Viet Nam News
HÀ NỘI — Tết or Lunar New Year holiday is the most important celebration in Việt Nam’s calender.
According to tradition, Tết is a time for family members to come together and enjoy traditional foods such as bánh chưng (glutinous rice cake), giò (pork sausage) and dưa hành (pickled onion).
But some students are passing up on the opportunity to spend time at home, opting to find seasonal employment instead.
Nguyễn Thị Thảo is studying at the University of Labour and Social Affairs.
For the past three years, this fourth-year student hasn’t returned home for Tết.
With a sick father, Thảo thought it would be better to spend the holiday season working, helping her mother raise much-needed income for the family.
“The payment for working during Tết will double in comparison with normal days so I have to take advantage to earn more money,” Thảo told Lao động cuối tuần (Labour Weekend) newspaper.
“I know my parents and my brother feel sad when I don’t come home but I have no choice,” she said, adding that besides having to pay transportation fees, she couldn’t earn any money if she returned home for the holiday, about 15 days of her student calendar.
“Over the past three years, I always feel homesickness during the last minutes of Lunar New Year’s Eve,” she recalled.
“I phoned my parents and wished them good health and happiness. However, I couldn’t hold back tears when listening to them.”
Thảo’s feelings were shared by Hoàng Hà, a third-year student, from Hà Nội University of Culture.
Only those who celebrate Tết away from home could treasure the warm atmosphere of a family reunion, she said.
Last year Hà decided to work for a supermarket on Thái Hà Street in Hà Nội’s Đống Đa District to help with university fees.
She said she missed her family and her hometown on New Year’s Eve, feeling so bad, she cried for a whole day.
Taking part-time jobs is a popular choice for students wanting to support their family.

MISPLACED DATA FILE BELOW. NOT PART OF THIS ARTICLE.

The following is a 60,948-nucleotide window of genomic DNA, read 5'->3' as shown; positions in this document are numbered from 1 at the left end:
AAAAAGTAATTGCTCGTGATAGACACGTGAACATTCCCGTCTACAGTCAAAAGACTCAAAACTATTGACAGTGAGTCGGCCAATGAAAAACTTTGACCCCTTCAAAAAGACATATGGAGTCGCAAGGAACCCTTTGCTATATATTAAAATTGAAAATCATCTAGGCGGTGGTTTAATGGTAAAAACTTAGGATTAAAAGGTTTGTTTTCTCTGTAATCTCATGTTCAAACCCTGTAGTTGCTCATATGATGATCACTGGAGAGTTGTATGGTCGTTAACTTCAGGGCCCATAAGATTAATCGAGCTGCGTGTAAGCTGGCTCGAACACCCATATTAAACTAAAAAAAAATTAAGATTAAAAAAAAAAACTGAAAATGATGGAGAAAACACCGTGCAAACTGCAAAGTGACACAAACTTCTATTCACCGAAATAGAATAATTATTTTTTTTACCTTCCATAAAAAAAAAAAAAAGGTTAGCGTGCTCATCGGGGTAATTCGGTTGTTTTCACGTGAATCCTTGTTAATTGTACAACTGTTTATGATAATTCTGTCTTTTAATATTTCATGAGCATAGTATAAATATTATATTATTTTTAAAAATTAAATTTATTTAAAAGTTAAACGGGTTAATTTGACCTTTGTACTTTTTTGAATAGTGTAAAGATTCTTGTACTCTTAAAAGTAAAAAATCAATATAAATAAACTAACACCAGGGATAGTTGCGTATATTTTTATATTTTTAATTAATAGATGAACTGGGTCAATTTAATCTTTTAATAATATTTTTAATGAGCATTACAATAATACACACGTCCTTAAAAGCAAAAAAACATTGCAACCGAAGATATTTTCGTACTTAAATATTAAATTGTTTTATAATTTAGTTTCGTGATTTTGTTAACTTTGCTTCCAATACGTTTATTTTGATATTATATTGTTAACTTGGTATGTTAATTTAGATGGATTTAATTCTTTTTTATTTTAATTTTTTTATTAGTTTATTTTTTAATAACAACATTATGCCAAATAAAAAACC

In the past, tutoring, sales or catering are among the favourite choices for Tết jobs, but now domestic help is the positions most in demand when Tết is approaching.
Thanh Xuân, an administrator of a social media page for domestic helpers in Hà Nội said up to 35 job adverts were posted in the days leading up to the Tết compared to 15-20 jobs per day for the rest of the year.
“All the jobs are distributed among students within 30 minutes,” she said.
Xuân also said the demand for domestic helpers during the holiday season this year increased by 30 per cent compared to last.
There were two options for students. The first was working continuously from the 26th day of the last lunar month to the sixth day of the Lunar New Year with payment of VNĐ500,000 (US$21.5) per day. The second option was part time earning around VNĐ120,000-150,000 ($5-6.4) per hour.
But it is no easy ride.
Thảo says she is extremely busy because in addition to working as a part-time domestic helper for two families in Trung Tự Living Quarter in Đống Đa Street, she cleans for other families.
Spring cleaning is a traditional practice several weeks before Tết, and since many families do have jobs themselves, they often hire cleaning services.
The rising demand means more opportunities for students like Thảo and Hà, but they also face a tough question.
What’s more important? Earning money or spending precious time with their families?
It seems many young people are opting for the former, but at what sacrifice? — VNS